Question: Why did Elon Musk just change his Twitter profile photo? I notice he’s now seeming to evoke James Bond or Dr. Evil:
I’m not certain, but I think I know the answer why. Read on…
“Prediction is very difficult, especially about the future.”
– Niels Bohr, winner of the 1922 Nobel Prize for Physics
“History will be kind to me for I intend to write it.”
– Winston Churchill
If you take those two quotations to heart, you might decide to forego the difficulty of predicting the future, instead aiming to bend the future’s story arc yourself. In a nutshell, that’s what R&D is all about: making the future.
Who makes the future for the intelligence community? Who has more influence on the future technologies which intelligence professionals will use: government R&D specialists, or private-sector industry?
On the one hand, commercial industry’s R&D efforts are pulled by billions of invisible consumer hands around the globe, driving rapid innovation and ensuring that bold bets can be rewarded in the marketplace. Recent examples are things like Web search, mobile phones and tablets, and SpaceX launches.
To be fair, though, the US IC and DoD have the ability to focus intently on specific needs, with billions of dollars if necessary, and to drive exotic game-changing R&D for esoteric mission use. During my time in government I saw great recent successes which are of course classified, but they exist.
If you want to explore both sides and you have a Top Secret clearance, you’re in luck, because you can attend what I expect will be an extraordinary gathering of Future-Makers from inside and outside the IC, at next month’s AFCEA Spring Intelligence Symposium.
Last fall, the organizing committee for this annual classified Symposium began our planning on topics and participants. We decided that this year’s overall theme had to be “IC Research & Development” – and we decided to depart from tradition and bring together an unprecedented array of senior leaders from inside and outside, to explore the path forward for IC innovation and change.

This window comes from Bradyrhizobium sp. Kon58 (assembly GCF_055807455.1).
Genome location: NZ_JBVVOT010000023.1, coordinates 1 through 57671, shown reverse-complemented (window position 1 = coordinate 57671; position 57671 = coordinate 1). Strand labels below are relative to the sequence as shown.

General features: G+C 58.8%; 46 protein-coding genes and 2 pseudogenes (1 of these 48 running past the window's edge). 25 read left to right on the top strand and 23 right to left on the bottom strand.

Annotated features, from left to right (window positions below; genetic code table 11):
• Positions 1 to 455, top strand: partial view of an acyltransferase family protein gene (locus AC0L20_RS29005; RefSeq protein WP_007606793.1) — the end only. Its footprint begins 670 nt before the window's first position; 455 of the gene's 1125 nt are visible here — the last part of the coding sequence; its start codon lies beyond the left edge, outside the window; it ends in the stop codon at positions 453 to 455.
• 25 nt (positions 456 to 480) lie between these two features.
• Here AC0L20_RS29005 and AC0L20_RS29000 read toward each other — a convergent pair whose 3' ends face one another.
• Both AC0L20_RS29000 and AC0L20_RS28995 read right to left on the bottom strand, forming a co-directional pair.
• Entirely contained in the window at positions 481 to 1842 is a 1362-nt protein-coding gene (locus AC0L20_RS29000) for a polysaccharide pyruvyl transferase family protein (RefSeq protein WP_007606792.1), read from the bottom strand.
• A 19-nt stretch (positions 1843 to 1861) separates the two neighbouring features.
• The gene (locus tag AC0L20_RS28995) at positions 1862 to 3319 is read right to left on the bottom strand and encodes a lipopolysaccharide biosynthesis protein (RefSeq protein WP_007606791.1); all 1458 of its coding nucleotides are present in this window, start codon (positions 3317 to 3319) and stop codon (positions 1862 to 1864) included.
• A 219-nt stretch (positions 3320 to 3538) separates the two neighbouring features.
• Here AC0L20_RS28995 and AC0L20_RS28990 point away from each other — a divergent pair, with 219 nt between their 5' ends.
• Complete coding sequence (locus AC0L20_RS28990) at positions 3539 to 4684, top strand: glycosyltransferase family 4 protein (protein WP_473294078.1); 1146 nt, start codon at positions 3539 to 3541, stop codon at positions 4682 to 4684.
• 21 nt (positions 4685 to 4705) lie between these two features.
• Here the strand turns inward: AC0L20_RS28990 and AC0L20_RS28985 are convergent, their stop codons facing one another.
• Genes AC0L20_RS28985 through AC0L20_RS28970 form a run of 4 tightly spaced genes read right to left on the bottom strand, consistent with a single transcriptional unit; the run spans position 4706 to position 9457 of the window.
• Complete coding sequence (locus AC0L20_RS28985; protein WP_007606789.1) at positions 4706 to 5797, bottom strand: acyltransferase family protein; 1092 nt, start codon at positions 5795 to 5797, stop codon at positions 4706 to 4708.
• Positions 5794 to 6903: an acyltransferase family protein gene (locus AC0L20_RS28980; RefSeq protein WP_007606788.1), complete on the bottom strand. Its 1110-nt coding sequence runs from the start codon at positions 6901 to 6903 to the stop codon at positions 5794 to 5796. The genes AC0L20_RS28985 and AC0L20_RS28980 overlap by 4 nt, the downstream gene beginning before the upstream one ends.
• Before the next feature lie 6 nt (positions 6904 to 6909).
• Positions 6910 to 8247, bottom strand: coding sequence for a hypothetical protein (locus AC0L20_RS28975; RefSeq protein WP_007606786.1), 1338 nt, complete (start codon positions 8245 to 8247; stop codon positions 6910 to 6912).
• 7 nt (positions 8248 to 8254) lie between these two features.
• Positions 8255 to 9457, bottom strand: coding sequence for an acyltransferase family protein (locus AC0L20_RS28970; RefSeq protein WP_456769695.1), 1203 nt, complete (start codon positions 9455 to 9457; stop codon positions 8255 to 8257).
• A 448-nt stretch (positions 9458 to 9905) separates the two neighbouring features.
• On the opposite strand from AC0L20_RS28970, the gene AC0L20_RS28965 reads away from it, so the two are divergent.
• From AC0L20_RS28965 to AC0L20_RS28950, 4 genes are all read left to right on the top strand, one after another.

The May 20-21 Symposium, held at NGA’s Headquarters, will be a one-of-a-kind event designed to set the tone and agenda for billions of dollars in IC investment. On the government front, attendees will witness the roll-out of the new (classified) Science & Technology 2015-2019 Roadmap; see this article for some background on that. Attendees will also meet and hear R&D leaders from all major IC agencies, including:
- Dr. David Honey, Director of Science and Technology, ODNI
- Dr. Peter Highnam, Director, Intelligence Advanced Research Projects Activity (IARPA)
- Glenn Gaffney, Deputy Director for Science & Technology, CIA
- Stephanie O’Sullivan, Principal Deputy Director of National Intelligence
- Dr. Greg Treverton, Chairman, National Intelligence Council
- The IC’s functional managers for SIGINT, MASINT, GEOINT, HUMINT, OSINT, and Space
Meanwhile from the private sector, we’ll have:
- Elon Musk, CEO/CTO of SpaceX, CEO/Chief Product Architect of Tesla Motors, CEO of SolarCity, Co-founder of PayPal
- Gilman Louie, Partner at Alsop Louie Venture Capital, former CEO of In-Q-Tel
- Bill Kiczuk, Raytheon VP, CTO, and Senior Principal Engineering Fellow
- Zach Lemnios, IBM VP for Research Strategy and Worldwide Operations
- Pres Winter, Oracle VP, National Security Group
When I first proposed that we invite an array of “outside” future-makers to balance the government discussion with a different perspective, I said to my colleagues on the planning committee, “Wouldn’t it be awesome to get someone like Elon Musk…”
Well, we did, and next month I’ll be welcoming him on stage.
These are dark and challenging times in international security, but for scientists, technologists, and engineers, there’s never been a more exciting time – and like them, intelligence professionals should stretch their horizons.
I’m looking forward to the conference… and here’s your link to register to join us.
PS: Just to whet your appetite: new video of this week’s SpaceX revolutionary Falcon9 first-stage landing attempt on a drone barge at sea – nearly made it, very exciting: